Deal value: $4.3 billion
Date announced: Feb. 25, 2019
Roche’s $4.3 billion buyout of Spark Therapeutics may not be the largest deal by size in 2019, but it’s definitely one of the most closely watched.
Roche’s rationale is simple. It wants in on the burgeoning gene therapy game, and what's a better buy than Spark, developer of the first FDA-approved gene therapy, Luxturna? The biotech has both the development skill and some commercial know-how to navigate the complex gene therapy market.
A match made in heaven, Spark’s lead pipeline program is SPK-8011, a hemophilia A candidate that Roche is counting on to consolidate its foothold in the blood disorder on top of fast-growing antibody Hemlibra.
“We see a compelling strategic rationale for Roche to acquire … Spark for $4.3 billion cash as this is emerging as a key therapeutic modality lacked by the pharma,” Jefferies analysts said back when the deal was unveiled in February.
No one saw it coming: That very business fit would later get the deal into trouble.
In early April, Roche withdrew and refiled a report to the Federal Trade Commission (FTC), only to do it again a few days later to allow the U.S. antitrust agency more time for its review. And even after a third delay, the Swiss drugmaker still maintained that it was on track to close the deal in the first half of 2019.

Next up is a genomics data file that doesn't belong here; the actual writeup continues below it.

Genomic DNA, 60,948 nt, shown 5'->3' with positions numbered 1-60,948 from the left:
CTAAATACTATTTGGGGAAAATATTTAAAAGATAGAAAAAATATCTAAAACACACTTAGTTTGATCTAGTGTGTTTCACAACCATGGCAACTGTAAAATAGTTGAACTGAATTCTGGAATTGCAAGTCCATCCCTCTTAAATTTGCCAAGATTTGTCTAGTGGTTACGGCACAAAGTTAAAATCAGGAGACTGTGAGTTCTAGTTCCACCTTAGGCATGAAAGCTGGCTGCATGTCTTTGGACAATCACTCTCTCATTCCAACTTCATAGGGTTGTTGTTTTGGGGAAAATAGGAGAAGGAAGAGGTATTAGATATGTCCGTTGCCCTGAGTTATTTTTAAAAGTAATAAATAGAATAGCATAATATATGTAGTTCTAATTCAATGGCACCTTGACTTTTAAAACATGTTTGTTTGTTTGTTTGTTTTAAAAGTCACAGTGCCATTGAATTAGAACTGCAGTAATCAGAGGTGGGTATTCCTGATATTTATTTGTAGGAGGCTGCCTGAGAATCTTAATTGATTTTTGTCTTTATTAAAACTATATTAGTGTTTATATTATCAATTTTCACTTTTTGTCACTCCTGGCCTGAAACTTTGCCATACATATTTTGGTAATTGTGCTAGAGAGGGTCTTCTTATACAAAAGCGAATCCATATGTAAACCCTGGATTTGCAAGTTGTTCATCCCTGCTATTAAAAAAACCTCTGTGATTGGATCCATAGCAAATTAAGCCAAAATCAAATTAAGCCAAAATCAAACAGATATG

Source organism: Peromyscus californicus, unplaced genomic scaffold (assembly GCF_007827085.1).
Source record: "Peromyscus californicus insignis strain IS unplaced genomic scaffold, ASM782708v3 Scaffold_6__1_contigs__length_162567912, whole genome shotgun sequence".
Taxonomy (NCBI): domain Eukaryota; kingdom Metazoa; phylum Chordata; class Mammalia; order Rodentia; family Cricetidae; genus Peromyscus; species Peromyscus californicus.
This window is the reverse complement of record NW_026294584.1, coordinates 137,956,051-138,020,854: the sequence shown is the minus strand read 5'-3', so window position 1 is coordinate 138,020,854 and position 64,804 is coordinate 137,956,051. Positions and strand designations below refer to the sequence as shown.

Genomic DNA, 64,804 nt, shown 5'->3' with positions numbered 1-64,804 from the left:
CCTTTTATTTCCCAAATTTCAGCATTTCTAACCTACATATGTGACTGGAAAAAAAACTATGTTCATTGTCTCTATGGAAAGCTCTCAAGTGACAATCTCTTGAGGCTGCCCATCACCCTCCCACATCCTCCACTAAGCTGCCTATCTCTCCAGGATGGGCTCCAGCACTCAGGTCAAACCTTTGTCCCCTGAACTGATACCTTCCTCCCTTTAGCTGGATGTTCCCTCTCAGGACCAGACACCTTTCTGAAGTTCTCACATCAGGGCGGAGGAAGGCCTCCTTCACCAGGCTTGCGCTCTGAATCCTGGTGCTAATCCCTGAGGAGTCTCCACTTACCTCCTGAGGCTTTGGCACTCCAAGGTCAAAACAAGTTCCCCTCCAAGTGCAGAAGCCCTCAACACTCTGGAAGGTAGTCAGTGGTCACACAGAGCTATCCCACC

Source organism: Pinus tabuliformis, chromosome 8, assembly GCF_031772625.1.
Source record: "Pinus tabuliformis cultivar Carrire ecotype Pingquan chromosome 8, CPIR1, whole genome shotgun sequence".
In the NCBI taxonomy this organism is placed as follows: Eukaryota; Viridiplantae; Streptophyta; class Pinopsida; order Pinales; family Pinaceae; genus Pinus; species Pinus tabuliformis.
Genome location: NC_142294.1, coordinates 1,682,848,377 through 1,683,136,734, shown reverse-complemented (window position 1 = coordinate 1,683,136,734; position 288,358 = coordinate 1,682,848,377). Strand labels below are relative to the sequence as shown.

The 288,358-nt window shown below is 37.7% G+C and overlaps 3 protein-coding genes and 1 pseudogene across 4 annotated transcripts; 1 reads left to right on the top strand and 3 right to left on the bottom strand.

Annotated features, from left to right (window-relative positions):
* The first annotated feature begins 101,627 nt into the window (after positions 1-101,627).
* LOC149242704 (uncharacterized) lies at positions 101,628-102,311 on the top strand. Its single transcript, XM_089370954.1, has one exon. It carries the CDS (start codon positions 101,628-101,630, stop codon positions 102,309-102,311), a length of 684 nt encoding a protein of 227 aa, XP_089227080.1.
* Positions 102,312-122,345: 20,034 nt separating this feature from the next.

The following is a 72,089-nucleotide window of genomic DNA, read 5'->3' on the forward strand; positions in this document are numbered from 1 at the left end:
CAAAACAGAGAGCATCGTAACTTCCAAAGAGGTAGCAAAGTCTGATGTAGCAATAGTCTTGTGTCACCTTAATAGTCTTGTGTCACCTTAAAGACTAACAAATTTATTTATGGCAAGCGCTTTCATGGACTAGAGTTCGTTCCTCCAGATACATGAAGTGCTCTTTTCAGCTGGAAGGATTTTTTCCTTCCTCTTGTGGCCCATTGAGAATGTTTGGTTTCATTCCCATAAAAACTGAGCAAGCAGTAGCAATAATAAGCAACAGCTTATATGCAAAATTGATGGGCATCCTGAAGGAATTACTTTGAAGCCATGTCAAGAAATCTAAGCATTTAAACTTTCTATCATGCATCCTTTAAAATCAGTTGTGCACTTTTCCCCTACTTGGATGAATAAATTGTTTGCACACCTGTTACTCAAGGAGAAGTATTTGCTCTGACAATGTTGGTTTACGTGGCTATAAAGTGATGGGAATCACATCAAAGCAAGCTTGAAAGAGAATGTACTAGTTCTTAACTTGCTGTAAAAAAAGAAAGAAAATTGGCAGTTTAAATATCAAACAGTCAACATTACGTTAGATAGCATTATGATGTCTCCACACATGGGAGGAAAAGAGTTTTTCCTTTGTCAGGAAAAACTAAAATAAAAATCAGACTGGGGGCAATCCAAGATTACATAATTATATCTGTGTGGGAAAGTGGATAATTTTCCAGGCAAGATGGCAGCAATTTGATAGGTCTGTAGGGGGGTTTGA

Then the two companies dropped the somewhat surprising news that they had received an FTC “second request”—a procedure that indicates additional anticompetition concerns—just as the U.K. Competition and Markets Authority (CMA) opened its own investigation.
What exactly were the antitrust agencies worried about? Industry watchers immediately put their heads together, trying to solve the mystery.
The obvious consensus pointed to the combination of Hemlibra and SPK-8011. But as Jefferies analyst Michael Yee noted at the time, “the hemophilia gene therapy market is probably the most competitive and ‘crowded’ field in gene therapy.” BioMarin’s valoctocogene roxaparvovec, for example, is ahead of the Spark drug in development, and earlier clinical data also suggest it could do better than SPK-8011.
The agencies’ approvals in December finally put an end to months of speculation—and repeated delays in Roche’s tender offer. The FTC and CMA acknowledged they were indeed looking at the two firms’ hemophilia businesses. But after delving into the matter, both realized that Spark’s not the only gene therapy player in the field, and as the CMA put it, its candidates “are not currently considered to hold any particular clinical or commercial advantages over those being developed by other suppliers.”
Roche really fought hard to win over Spark. The gene therapy specialist was originally only looking for a co-development and co-promotion partner for its hem A projects. But even after Spark’s stock was hit hard when SPK-8011’s phase 1/2 data appeared inferior to those posted by BioMarin’s rival drug, Roche found itself in a bidding war for a full-on buyout. It eventually jacked up its proposal from the original per-share price of $70 to $114.50. That offer represented a hefty 122% premium over Spark’s closing price before the deal announcement.
As the deal closed on Dec. 17, Roche is going to play catch-up to BioMarin—which has already filed its version for European approval—in hopes of repeating Hemlibra’s success.